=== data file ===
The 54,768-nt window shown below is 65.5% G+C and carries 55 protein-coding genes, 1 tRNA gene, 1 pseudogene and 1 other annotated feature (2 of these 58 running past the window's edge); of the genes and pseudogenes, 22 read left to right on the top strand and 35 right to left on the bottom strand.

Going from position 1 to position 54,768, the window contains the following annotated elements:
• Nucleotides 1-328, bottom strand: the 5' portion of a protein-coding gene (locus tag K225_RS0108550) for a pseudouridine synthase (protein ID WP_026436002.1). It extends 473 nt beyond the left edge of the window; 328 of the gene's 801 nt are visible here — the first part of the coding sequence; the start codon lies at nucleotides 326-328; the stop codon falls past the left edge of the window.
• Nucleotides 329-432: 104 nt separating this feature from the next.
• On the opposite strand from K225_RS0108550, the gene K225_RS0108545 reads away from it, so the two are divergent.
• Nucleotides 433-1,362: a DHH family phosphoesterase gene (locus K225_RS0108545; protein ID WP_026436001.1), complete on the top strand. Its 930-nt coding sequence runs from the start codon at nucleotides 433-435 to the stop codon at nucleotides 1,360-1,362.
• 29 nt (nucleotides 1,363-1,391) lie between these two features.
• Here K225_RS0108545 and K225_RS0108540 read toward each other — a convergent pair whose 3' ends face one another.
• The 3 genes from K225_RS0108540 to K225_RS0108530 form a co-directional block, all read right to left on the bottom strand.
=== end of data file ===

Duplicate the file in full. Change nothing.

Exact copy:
The 54,768-nt window shown below is 65.5% G+C and carries 55 protein-coding genes, 1 tRNA gene, 1 pseudogene and 1 other annotated feature (2 of these 58 running past the window's edge); of the genes and pseudogenes, 22 read left to right on the top strand and 35 right to left on the bottom strand.

Going from position 1 to position 54,768, the window contains the following annotated elements:
• Nucleotides 1-328, bottom strand: the 5' portion of a protein-coding gene (locus tag K225_RS0108550) for a pseudouridine synthase (protein ID WP_026436002.1). It extends 473 nt beyond the left edge of the window; 328 of the gene's 801 nt are visible here — the first part of the coding sequence; the start codon lies at nucleotides 326-328; the stop codon falls past the left edge of the window.
• Nucleotides 329-432: 104 nt separating this feature from the next.
• On the opposite strand from K225_RS0108550, the gene K225_RS0108545 reads away from it, so the two are divergent.
• Nucleotides 433-1,362: a DHH family phosphoesterase gene (locus K225_RS0108545; protein ID WP_026436001.1), complete on the top strand. Its 930-nt coding sequence runs from the start codon at nucleotides 433-435 to the stop codon at nucleotides 1,360-1,362.
• 29 nt (nucleotides 1,363-1,391) lie between these two features.
• Here K225_RS0108545 and K225_RS0108540 read toward each other — a convergent pair whose 3' ends face one another.
• The 3 genes from K225_RS0108540 to K225_RS0108530 form a co-directional block, all read right to left on the bottom strand.